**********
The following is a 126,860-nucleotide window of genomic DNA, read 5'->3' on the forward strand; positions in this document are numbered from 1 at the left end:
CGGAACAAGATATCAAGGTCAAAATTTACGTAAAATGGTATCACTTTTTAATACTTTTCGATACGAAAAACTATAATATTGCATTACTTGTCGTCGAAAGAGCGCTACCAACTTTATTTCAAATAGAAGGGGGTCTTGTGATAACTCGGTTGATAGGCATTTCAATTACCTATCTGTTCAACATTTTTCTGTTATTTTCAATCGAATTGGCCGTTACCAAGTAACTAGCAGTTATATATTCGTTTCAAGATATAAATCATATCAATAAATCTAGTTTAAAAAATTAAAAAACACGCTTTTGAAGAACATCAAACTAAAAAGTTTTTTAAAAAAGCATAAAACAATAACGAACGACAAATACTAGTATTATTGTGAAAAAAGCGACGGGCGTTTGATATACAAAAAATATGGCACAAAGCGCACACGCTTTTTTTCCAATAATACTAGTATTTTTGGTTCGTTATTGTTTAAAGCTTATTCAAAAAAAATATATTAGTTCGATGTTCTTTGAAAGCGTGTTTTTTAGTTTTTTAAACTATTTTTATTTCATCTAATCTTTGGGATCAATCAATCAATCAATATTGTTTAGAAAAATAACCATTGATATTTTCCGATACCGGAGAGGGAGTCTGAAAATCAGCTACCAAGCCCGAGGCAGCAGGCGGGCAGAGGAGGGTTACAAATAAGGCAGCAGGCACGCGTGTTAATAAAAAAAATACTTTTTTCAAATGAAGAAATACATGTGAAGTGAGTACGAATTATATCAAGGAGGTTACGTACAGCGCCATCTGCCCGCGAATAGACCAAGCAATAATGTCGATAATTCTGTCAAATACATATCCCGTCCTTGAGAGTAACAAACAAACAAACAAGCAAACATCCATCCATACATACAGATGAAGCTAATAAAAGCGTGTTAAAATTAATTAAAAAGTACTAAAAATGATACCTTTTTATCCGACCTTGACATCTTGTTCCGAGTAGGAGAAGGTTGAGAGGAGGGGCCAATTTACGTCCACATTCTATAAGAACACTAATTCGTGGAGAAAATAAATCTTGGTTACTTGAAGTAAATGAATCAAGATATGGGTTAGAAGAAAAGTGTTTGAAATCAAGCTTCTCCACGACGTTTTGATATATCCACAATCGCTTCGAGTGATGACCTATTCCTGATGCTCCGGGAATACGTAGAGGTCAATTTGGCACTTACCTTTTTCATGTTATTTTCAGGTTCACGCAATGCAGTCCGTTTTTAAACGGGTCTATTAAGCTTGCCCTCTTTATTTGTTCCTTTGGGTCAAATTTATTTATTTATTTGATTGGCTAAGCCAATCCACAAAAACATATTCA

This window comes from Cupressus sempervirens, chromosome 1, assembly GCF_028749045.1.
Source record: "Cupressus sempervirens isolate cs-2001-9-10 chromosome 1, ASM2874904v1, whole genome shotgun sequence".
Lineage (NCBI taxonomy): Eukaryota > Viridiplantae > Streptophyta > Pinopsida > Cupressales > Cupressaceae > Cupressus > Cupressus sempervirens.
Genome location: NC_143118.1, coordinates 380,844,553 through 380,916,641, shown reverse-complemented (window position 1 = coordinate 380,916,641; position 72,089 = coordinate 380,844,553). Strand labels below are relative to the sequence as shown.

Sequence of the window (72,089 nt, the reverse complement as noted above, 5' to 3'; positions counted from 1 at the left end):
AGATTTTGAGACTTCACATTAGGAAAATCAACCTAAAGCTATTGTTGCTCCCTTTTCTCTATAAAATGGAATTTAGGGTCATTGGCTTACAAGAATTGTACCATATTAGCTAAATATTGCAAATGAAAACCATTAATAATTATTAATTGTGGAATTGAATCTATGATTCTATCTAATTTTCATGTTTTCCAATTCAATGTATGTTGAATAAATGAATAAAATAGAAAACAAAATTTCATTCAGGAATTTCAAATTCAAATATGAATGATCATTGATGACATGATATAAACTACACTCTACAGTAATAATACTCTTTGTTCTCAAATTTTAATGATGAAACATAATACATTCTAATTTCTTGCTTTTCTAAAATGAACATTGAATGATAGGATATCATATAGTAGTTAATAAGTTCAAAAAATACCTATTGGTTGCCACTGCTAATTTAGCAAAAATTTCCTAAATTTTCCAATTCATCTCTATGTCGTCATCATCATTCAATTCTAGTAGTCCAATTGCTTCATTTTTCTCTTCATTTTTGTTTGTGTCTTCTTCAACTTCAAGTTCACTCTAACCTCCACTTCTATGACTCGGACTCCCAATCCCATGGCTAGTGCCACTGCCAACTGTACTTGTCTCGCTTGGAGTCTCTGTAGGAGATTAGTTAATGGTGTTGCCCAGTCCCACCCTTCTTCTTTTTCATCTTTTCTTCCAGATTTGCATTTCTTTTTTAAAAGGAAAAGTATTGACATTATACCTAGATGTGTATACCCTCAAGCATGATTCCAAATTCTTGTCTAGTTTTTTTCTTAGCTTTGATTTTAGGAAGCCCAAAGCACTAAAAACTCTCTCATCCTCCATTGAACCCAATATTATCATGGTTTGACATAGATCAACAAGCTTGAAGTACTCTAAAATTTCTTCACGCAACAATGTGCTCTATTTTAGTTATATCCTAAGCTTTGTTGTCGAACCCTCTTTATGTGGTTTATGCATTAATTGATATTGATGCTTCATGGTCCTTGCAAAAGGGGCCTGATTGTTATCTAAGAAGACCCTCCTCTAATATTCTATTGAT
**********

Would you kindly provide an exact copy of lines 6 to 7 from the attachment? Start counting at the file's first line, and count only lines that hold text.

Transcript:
Genome location: NC_143118.1, coordinates 380,844,553 through 380,916,641, shown reverse-complemented (window position 1 = coordinate 380,916,641; position 72,089 = coordinate 380,844,553). Strand labels below are relative to the sequence as shown.

Sequence of the window (72,089 nt, the reverse complement as noted above, 5' to 3'; positions counted from 1 at the left end):